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Health with Heidi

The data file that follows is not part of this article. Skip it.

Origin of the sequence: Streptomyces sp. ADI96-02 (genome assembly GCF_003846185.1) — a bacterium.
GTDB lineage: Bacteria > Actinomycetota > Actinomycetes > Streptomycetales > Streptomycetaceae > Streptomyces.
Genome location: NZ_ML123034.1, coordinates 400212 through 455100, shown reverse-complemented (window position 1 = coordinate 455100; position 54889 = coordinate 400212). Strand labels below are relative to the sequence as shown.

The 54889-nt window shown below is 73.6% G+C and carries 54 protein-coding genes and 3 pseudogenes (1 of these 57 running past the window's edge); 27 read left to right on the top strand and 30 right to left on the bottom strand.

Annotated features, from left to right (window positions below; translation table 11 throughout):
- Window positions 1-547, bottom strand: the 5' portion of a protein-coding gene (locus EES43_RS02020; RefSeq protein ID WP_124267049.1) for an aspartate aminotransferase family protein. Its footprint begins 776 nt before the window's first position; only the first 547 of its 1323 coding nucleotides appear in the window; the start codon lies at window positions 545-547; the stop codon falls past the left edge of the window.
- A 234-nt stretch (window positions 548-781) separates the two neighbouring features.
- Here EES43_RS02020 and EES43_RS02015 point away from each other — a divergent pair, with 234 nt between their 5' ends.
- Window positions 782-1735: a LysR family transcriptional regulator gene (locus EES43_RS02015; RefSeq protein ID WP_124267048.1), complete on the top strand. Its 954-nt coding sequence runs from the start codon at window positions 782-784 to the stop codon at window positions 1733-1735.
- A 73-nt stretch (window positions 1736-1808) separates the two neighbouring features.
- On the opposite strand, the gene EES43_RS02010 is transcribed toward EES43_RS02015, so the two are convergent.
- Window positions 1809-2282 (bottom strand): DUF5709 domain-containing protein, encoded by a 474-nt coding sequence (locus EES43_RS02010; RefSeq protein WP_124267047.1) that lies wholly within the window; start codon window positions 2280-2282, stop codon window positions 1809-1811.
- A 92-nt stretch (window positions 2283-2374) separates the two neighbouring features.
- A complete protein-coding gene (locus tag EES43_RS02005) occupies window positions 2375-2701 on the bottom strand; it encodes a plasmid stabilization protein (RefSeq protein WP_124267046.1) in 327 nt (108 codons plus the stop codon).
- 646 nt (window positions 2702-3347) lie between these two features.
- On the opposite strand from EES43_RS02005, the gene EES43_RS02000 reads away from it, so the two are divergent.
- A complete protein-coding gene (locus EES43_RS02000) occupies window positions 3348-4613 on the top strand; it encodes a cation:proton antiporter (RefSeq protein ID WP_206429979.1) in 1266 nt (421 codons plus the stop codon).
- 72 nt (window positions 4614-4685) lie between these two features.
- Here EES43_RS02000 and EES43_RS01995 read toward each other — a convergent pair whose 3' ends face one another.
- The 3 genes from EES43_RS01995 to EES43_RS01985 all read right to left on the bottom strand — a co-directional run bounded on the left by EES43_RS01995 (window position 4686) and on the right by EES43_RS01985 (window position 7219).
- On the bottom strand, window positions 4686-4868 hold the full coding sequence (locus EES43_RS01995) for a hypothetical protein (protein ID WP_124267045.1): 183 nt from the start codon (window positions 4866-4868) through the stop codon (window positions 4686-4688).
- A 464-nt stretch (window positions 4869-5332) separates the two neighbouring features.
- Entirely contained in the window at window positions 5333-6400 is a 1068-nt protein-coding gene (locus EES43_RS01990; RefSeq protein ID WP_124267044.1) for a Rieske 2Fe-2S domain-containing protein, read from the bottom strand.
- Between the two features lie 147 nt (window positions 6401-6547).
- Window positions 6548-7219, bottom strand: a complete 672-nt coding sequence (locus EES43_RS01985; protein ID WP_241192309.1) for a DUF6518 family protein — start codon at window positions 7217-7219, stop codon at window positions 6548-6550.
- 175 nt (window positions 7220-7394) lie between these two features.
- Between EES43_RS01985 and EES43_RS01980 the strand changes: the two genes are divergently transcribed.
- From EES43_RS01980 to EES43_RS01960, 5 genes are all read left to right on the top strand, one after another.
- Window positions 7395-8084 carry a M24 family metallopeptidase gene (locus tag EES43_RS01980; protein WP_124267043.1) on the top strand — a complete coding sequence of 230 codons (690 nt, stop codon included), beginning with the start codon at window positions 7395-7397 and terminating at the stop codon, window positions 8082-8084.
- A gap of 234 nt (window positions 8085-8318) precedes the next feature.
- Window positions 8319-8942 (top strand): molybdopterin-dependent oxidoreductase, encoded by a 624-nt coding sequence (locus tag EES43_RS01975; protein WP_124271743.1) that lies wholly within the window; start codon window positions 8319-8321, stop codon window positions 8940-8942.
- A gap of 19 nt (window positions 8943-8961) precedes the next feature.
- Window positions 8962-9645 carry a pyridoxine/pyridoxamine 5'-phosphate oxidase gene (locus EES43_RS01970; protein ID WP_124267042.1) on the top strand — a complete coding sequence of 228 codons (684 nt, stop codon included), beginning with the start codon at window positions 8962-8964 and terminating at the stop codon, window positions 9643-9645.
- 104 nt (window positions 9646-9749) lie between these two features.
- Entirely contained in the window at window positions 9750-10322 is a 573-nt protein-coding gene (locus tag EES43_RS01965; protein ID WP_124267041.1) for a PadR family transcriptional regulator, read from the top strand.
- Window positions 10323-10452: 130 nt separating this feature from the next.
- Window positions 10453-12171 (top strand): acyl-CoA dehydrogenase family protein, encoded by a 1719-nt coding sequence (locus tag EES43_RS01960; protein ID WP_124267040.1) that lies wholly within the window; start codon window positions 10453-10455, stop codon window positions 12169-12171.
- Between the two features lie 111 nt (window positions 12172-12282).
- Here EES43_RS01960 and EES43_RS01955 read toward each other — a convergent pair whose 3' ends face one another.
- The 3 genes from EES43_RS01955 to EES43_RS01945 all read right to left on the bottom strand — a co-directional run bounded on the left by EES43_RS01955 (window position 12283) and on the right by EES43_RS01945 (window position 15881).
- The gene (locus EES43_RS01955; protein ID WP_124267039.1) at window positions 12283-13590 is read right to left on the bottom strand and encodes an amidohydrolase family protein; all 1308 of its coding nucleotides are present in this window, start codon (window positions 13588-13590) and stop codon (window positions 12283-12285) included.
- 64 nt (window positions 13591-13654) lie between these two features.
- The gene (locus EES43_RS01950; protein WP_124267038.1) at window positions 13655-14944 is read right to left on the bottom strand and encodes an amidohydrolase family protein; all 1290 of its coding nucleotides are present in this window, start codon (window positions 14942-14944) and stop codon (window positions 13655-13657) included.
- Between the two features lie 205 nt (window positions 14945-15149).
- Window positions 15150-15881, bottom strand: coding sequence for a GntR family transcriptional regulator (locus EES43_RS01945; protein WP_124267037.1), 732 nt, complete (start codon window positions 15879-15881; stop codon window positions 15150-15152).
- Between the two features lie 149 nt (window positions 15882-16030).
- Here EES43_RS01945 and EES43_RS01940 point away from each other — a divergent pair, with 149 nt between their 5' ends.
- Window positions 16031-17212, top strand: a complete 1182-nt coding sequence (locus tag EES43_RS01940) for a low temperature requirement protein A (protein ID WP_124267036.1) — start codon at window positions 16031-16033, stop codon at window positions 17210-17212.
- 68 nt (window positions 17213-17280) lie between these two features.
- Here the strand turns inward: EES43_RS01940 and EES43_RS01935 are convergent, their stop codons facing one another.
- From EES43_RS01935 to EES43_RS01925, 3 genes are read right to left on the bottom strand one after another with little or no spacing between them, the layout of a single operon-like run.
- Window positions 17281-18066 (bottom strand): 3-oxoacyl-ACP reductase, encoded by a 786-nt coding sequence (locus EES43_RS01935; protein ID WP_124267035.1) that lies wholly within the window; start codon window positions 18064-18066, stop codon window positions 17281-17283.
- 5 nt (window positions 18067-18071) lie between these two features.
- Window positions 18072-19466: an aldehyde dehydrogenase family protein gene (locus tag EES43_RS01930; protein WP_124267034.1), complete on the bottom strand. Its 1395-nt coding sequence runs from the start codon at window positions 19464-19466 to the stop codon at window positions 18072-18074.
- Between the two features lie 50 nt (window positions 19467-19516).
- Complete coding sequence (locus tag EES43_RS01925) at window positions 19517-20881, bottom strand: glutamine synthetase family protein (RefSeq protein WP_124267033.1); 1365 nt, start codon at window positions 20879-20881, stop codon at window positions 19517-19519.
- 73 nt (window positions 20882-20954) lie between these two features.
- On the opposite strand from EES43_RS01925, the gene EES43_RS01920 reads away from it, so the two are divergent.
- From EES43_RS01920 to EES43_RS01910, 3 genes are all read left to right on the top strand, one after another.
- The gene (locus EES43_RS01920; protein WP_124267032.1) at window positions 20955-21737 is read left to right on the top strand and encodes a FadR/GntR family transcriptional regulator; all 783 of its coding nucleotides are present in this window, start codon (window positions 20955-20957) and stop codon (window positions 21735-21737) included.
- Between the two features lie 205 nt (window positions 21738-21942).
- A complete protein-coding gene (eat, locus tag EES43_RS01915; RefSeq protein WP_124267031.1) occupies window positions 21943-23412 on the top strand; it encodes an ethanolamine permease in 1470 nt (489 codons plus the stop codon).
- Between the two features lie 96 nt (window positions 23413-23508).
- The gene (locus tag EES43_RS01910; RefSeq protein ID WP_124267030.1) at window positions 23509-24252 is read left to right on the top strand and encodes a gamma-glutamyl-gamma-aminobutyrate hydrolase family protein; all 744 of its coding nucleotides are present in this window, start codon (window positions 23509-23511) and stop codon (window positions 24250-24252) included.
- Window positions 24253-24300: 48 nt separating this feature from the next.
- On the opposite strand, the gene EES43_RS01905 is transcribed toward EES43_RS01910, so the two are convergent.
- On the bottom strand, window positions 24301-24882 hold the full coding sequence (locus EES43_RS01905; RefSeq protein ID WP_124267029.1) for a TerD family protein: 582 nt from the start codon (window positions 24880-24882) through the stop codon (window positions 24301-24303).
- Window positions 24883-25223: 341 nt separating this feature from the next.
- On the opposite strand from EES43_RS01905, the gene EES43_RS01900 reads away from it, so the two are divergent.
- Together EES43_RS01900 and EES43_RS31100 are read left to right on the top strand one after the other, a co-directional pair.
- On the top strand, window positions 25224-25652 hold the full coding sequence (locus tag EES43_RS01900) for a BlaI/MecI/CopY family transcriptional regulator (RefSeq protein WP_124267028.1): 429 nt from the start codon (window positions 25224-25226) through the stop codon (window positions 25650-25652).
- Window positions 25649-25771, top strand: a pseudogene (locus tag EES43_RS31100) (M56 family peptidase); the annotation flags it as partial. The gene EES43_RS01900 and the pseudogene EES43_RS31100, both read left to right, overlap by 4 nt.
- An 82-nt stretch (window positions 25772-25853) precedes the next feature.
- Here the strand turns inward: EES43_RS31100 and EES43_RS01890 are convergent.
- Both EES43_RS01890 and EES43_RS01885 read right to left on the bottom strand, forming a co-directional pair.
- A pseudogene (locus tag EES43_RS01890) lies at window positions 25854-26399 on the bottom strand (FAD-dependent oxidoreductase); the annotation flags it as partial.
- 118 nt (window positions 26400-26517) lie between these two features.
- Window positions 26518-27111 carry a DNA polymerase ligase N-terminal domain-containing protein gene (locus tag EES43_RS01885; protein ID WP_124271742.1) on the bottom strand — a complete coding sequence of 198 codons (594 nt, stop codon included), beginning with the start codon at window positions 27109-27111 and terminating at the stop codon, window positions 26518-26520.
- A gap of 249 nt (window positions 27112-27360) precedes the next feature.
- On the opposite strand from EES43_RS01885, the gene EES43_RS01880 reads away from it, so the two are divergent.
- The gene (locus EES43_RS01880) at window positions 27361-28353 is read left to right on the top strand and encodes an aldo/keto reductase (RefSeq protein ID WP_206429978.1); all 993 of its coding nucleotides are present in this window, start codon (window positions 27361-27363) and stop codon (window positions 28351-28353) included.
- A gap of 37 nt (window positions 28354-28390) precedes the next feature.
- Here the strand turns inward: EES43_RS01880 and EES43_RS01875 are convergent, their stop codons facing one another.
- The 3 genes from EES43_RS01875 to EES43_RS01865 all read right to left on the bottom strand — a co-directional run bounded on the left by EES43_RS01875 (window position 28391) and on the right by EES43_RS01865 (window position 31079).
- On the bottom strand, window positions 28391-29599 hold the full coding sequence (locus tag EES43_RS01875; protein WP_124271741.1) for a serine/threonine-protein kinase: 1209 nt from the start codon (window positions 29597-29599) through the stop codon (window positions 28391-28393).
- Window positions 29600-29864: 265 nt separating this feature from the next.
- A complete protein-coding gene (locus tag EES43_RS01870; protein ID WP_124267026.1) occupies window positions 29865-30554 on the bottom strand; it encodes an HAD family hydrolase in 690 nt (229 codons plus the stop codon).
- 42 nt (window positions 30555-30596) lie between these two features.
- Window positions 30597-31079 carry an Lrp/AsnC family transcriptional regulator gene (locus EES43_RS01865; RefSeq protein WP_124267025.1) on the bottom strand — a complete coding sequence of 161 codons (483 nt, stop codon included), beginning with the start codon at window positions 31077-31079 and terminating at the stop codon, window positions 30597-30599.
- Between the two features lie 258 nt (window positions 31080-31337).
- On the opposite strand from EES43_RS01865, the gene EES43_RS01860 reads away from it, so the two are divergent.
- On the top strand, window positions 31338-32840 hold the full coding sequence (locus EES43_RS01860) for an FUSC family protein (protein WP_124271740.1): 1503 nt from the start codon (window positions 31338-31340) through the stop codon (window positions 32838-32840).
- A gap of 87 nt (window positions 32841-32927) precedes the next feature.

Winter is upon us. Cold weather, shorter days. Its enough to make anyone want to curl up with a cup of cocoa and go to sleep at five. Well, for some people this is a reality on a daily basis. Not only do they want to go to bed at five, but when the alarm goes off at six the next morning, they find it hard to get out of bed at all. They also feel moody, anxious, lose interest in their usual activities, even crave carbs and gain weight. To those of you with the disorder I speak of, you already know what S.A.D. stands for. For the rest of you, it is Seasonal Affective Disorder, and it affects 20% of Americans every year. The medical cause of S.A.D. is still technically unknown, however it has been discovered that it is more prevalent in areas where winter days are very short, suggesting that it may be due to a lack of sunlight. For this reason, light therapy is often prescribed to relieve symptoms of S.A.D. Some doctors also prescribe anti-depressants. A study at the Medical University of Vienna conducted in September of 2007 suggested that low levels of serotonin might be to blame. Serotonin is a hormone found in the brain that acts as a chemical messenger, which transmits nerve signals between nerve cells. This mood-enhancing neurotransmitter is essential to balance mood swings. In the study, researchers monitored how the brain removes serotonin through the serotonin transporter in 73 individuals with S.A.D. versus 70 healthy individuals. Research proved that the serotonin was removed at a faster rate in those with S.A.D. in the winter, but went back to normal levels during the summer months. For those of you with this debilitating disorder, you may be wondering if there is something you can do to attempt to pull yourself out of this rut. Well, thankfully there is a very simple answer to that question EXERCISE!!! Some evidence suggests that exercise can raise levels of serotonin. It can also boost feel-good endorphins, release muscle tension, help to regulate sleep patterns, and even reduce levels of the stress hormone cortisol. As little as a couple of 10-15 minute bouts a day of cardiovascular exercise can help to improve the symptoms of S.A.D. For maximum relief from symptoms, it is suggested that that at least 30 minutes of exercise 3-5 days per week be performed. So now you are asking, How am I supposed to get up and exercise for 30 minutes when I can barely get out of bed to do my dishes? The first step is to find something you enjoy doing. You dont have to go to the gym to be active, although that is probably your best source for advice and equipment. Get up and march in place in front of the TV. Do some jumping jacks. Knock out a couple of push-ups or crunches. Anything that will get your body moving and your blood pumping counts as physical activity. Better yet, take advantage of the winter months and try out some cold weather activities. Maybe you enjoy hiking in the summer, why not try snowshoeing? There are many different options to get moving in winter. If none of these ideas suit you, call your local gym and set up a consultation with a trainer to see if that option might work for you. In addition to improving levels of serotonin, physical activity can also help to boost your self-esteem. Whether you gain an aesthetic advantage through your exercise efforts or not, your feeling of accomplishment will make you that much more confident in your everyday life. So if you or someone you know suffers from S.A.D.S., get up and move!!! It will make all of the difference in your life as well as the lives of those you come in contact with everyday. Heidi Dalton is a personal trainer at Olympiad in South Burlington. If you have questions for her, you can contact her at 802-863-4299.

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